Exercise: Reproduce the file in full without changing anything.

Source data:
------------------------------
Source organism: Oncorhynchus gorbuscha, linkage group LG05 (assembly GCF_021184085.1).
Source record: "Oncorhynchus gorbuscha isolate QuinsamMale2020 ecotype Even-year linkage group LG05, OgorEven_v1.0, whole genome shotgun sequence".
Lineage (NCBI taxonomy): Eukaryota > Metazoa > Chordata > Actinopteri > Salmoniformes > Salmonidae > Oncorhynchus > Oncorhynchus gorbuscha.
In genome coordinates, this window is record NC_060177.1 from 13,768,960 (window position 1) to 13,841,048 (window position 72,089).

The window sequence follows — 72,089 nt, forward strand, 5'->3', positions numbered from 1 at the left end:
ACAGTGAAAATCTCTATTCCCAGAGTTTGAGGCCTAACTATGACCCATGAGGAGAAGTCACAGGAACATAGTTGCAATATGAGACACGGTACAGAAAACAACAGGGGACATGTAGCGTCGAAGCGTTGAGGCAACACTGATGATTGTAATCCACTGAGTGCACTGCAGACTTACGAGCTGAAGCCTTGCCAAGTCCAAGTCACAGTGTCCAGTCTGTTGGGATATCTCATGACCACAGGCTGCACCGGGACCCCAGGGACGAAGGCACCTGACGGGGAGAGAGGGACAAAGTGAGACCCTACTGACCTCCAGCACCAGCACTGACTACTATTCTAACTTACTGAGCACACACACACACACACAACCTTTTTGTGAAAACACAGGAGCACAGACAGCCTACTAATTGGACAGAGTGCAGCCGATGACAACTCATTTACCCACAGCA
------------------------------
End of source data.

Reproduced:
Source organism: Oncorhynchus gorbuscha, linkage group LG05 (assembly GCF_021184085.1).
Source record: "Oncorhynchus gorbuscha isolate QuinsamMale2020 ecotype Even-year linkage group LG05, OgorEven_v1.0, whole genome shotgun sequence".
Lineage (NCBI taxonomy): Eukaryota > Metazoa > Chordata > Actinopteri > Salmoniformes > Salmonidae > Oncorhynchus > Oncorhynchus gorbuscha.
In genome coordinates, this window is record NC_060177.1 from 13,768,960 (window position 1) to 13,841,048 (window position 72,089).

The window sequence follows — 72,089 nt, forward strand, 5'->3', positions numbered from 1 at the left end:
ACAGTGAAAATCTCTATTCCCAGAGTTTGAGGCCTAACTATGACCCATGAGGAGAAGTCACAGGAACATAGTTGCAATATGAGACACGGTACAGAAAACAACAGGGGACATGTAGCGTCGAAGCGTTGAGGCAACACTGATGATTGTAATCCACTGAGTGCACTGCAGACTTACGAGCTGAAGCCTTGCCAAGTCCAAGTCACAGTGTCCAGTCTGTTGGGATATCTCATGACCACAGGCTGCACCGGGACCCCAGGGACGAAGGCACCTGACGGGGAGAGAGGGACAAAGTGAGACCCTACTGACCTCCAGCACCAGCACTGACTACTATTCTAACTTACTGAGCACACACACACACACACAACCTTTTTGTGAAAACACAGGAGCACAGACAGCCTACTAATTGGACAGAGTGCAGCCGATGACAACTCATTTACCCACAGCA